The “Manchester Memoirs” were also frequently honoured by Dr. Percival’s communications. The society, indeed, by which they were published, derived its origin from the stated weekly meetings for conversation, which Dr. Percival held at his own house; the resort of the literary characters, the principal inhabitants, and of occasional strangers. As these meetings became more numerous, it was in time found convenient to transfer them to a tavern, and to constitute a few rules for the better direction of their proceedings. The members thus insensibly formed themselves into a club, which was supported with so much success, as at length, in 1781, to assume the title of “The Literary and Philosophical Society of Manchester.” Dr. Percival was appointed joint president with James Massey, esq. and his literary contributions were frequent and valuable. When acting as president, his powers both of comprehension and discourse were sometimes called forth to considerable exercise; and perhaps on no occasion were his talents more fully exerted, than when he at once guided and systematized the topics of animated discussion. Another scheme which he patronized was for the establishment of public lectures on mathematics, the fine arts, and commerce, somewhat in the manner of the institutions lately attempted in London; but that of Manchester, after two winters of unfavourable trial, was at length reluctantly abandoned, and those of the metropolis have not yet much to T)oast on the score of encouragement or utility. Dr. Percival experienced two other disappointments, in his endeavours to support the dissenting academy at Warrington, and to establish one at Manchester in its room, neither of which schemes was found practicable.

Dr. Percival died of an acute disease on August 30, 1804, in the sixty-fourth year of his age, universally respected and regretted. His works were collected and published in 1807, 4 vols. 8vo, by one of his sons, with a very interesting biographical memoir, from which we have borrowed the preceding particulars. For what follows of Dr. Perceval’s character, we are principally indebted to Dr. Magee, of Trinity college, Dublin.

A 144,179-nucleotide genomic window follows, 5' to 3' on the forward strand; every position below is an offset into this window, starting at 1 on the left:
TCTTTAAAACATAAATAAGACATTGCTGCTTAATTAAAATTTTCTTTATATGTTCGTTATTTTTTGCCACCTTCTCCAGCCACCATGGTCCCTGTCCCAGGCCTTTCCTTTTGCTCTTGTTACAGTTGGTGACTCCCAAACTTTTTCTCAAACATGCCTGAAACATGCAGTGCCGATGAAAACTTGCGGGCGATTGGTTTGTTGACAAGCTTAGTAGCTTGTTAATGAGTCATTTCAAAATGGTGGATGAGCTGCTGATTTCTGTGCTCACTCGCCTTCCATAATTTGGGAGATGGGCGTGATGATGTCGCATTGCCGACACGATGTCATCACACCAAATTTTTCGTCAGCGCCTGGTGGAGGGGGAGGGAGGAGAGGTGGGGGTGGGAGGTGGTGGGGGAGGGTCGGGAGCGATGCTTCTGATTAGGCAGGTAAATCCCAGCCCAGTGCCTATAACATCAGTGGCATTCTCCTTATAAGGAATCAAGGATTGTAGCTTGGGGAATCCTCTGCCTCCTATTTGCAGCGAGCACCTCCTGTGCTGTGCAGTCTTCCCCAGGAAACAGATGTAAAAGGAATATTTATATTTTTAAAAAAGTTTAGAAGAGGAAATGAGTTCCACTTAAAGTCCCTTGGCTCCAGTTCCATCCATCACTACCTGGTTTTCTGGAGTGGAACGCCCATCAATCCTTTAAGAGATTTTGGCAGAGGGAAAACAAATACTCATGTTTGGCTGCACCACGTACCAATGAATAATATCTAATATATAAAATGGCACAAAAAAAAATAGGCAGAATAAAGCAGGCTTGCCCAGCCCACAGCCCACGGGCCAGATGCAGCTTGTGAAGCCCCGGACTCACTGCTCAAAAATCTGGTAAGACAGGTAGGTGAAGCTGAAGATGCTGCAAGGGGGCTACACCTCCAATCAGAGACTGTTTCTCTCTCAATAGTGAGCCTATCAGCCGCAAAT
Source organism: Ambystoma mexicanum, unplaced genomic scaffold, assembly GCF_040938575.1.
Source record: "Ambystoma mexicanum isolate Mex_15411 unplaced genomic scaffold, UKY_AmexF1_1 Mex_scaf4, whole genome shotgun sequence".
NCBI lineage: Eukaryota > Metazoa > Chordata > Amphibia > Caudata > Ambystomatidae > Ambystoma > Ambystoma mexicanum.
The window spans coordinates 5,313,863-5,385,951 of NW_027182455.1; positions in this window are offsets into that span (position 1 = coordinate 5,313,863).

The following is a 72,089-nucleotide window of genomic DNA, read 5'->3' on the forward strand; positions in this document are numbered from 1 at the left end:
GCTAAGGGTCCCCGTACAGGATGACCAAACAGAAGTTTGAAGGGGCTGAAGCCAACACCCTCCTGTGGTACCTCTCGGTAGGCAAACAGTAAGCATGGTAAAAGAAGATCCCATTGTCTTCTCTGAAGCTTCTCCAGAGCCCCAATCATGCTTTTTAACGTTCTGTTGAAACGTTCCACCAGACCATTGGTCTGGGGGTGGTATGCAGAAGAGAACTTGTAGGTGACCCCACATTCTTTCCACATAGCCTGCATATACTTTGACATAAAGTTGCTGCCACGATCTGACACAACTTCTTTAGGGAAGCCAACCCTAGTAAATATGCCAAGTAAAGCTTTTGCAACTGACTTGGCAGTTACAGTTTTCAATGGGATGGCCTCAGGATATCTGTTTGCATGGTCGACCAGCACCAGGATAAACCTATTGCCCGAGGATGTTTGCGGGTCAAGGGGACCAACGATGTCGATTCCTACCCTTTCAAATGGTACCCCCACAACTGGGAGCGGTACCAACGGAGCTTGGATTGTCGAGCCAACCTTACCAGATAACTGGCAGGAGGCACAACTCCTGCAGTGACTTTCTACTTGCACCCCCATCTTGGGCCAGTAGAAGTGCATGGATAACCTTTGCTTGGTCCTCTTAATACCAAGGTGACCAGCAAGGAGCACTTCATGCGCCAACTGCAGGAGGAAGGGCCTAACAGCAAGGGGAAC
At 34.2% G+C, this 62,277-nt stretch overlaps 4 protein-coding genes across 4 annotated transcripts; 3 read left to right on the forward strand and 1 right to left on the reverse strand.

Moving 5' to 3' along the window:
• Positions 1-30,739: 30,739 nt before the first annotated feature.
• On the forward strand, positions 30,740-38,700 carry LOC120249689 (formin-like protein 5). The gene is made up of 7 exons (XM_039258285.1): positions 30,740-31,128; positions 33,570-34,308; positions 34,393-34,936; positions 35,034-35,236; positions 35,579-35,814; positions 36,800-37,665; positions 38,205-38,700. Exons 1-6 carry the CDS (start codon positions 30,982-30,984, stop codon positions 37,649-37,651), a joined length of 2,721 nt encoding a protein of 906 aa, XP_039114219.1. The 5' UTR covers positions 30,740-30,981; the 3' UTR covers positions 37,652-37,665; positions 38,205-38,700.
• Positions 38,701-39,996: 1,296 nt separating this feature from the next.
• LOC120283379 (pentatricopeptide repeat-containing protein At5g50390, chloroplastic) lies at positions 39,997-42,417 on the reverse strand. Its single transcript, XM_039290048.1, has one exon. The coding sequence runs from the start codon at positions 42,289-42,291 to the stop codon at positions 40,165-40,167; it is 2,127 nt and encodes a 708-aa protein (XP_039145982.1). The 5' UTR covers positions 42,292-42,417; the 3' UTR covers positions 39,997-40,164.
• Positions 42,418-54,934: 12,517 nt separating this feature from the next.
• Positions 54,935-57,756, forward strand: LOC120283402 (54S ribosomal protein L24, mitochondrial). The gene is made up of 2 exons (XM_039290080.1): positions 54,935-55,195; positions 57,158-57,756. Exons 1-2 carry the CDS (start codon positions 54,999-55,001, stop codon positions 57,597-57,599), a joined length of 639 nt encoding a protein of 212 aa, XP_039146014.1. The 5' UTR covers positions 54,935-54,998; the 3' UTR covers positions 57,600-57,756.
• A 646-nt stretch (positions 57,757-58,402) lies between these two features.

"The character of Dr. Percival was in every way | calculated to secure for him that eminence in his profession, and that general respect, esteem, and attachment, which he every where obtained. A q:iick penetration, a discriminating judgment, a patient attention, a comprehensive knowledge, and, above all, a solemn sense of responsibility, were the endowments which so conspicuously fitted him at once to discharge the duties, and to extend the boundaries, of the healing art; and his external accomplishments and manners were alike happily adapted to the offices of his profession. In social discussion, he possessed powers of a very uncommon stamp, combining the accuracy of science, and the strictest precision of method, with the graces of a copious and unstudied elocution; and to these was superadded the polish of a refined urbanity, the joint result of innate benevolence, and of early and habitual intercourse with the most improved classes of society. In few words, he was an author without vanity, a philosopher without pride, a scholar without pedantry, and a Christian without guile. Affable in his manners, courteous in his conversation, dignified in his deportment, cheerful in his temper, warm in his affections, steady in his friendships, mild in his resentments, and unshaken in his principles; the grand object of his life was usefulness, and the grand spring of all his actions was religion.

As a literary character, Dr. Percival held a distinguished rank. His earlier publications were devoted to medical, chemical, and philosophical inquiries, which he pursued extensively, combining the cautious but assiduous employment of experiment, with scientific observation, and much literary research. His ‘ Essays Medical and Experimental,* obtained for the author a considerable reputation in the philosophical world, and have gone through many editions. The subjects which occupied his pen, in later years, were of a nature most congenial to his feelings; and in the several volumes of ’ A Father’s Instructions to his Children,‘ and of ’ Moral Dissertations,‘ which appeared at different periods, through a space of twentyfive years, and which were originally conceived with the design of exciting in the hearts of his children a desire of knowledge and a love of virtue, there is to be found as much of pure style, genuine feeling, refined taste, apt illustration, and pious reflection, as can easily be discovered, in the same compass, in any didactic composition. His last work, which he expressly dedicated as a ’ | parental legacy* to a much-loved son, under the title of *‘ Medical Ethics, or a Code of Institutes and Precepts, adapted to the professional conduct of physicians and surgeons,’ published in 1803, is a monument of his professional integrity, in which, while he depicted those excellencies of the medical character which he approved in theory, he unconsciously drew the portrait of himself, and described those which he every day exemplified in practice.1

1 Life prefixed to his Works. —Gent. Mag. 1804.